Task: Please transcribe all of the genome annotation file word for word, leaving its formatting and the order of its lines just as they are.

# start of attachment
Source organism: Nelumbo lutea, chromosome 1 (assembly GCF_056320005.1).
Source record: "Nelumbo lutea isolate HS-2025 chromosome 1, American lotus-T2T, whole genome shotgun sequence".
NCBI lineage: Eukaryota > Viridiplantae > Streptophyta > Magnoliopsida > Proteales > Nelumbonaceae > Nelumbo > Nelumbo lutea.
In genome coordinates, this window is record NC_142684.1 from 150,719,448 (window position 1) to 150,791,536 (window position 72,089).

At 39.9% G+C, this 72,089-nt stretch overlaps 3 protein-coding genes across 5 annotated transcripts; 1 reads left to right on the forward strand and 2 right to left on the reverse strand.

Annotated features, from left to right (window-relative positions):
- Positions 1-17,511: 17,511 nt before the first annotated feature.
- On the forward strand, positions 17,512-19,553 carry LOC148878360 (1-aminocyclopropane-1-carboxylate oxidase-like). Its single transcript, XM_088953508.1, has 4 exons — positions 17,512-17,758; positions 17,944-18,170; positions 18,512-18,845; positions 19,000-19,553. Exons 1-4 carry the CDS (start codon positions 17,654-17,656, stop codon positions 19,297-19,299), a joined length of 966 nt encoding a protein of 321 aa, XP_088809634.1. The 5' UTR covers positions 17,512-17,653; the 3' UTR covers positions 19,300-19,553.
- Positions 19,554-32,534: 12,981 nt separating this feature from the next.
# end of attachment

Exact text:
Source organism: Nelumbo lutea, chromosome 1 (assembly GCF_056320005.1).
Source record: "Nelumbo lutea isolate HS-2025 chromosome 1, American lotus-T2T, whole genome shotgun sequence".
NCBI lineage: Eukaryota > Viridiplantae > Streptophyta > Magnoliopsida > Proteales > Nelumbonaceae > Nelumbo > Nelumbo lutea.
In genome coordinates, this window is record NC_142684.1 from 150,719,448 (window position 1) to 150,791,536 (window position 72,089).

At 39.9% G+C, this 72,089-nt stretch overlaps 3 protein-coding genes across 5 annotated transcripts; 1 reads left to right on the forward strand and 2 right to left on the reverse strand.

Annotated features, from left to right (window-relative positions):
- Positions 1-17,511: 17,511 nt before the first annotated feature.
- On the forward strand, positions 17,512-19,553 carry LOC148878360 (1-aminocyclopropane-1-carboxylate oxidase-like). Its single transcript, XM_088953508.1, has 4 exons — positions 17,512-17,758; positions 17,944-18,170; positions 18,512-18,845; positions 19,000-19,553. Exons 1-4 carry the CDS (start codon positions 17,654-17,656, stop codon positions 19,297-19,299), a joined length of 966 nt encoding a protein of 321 aa, XP_088809634.1. The 5' UTR covers positions 17,512-17,653; the 3' UTR covers positions 19,300-19,553.
- Positions 19,554-32,534: 12,981 nt separating this feature from the next.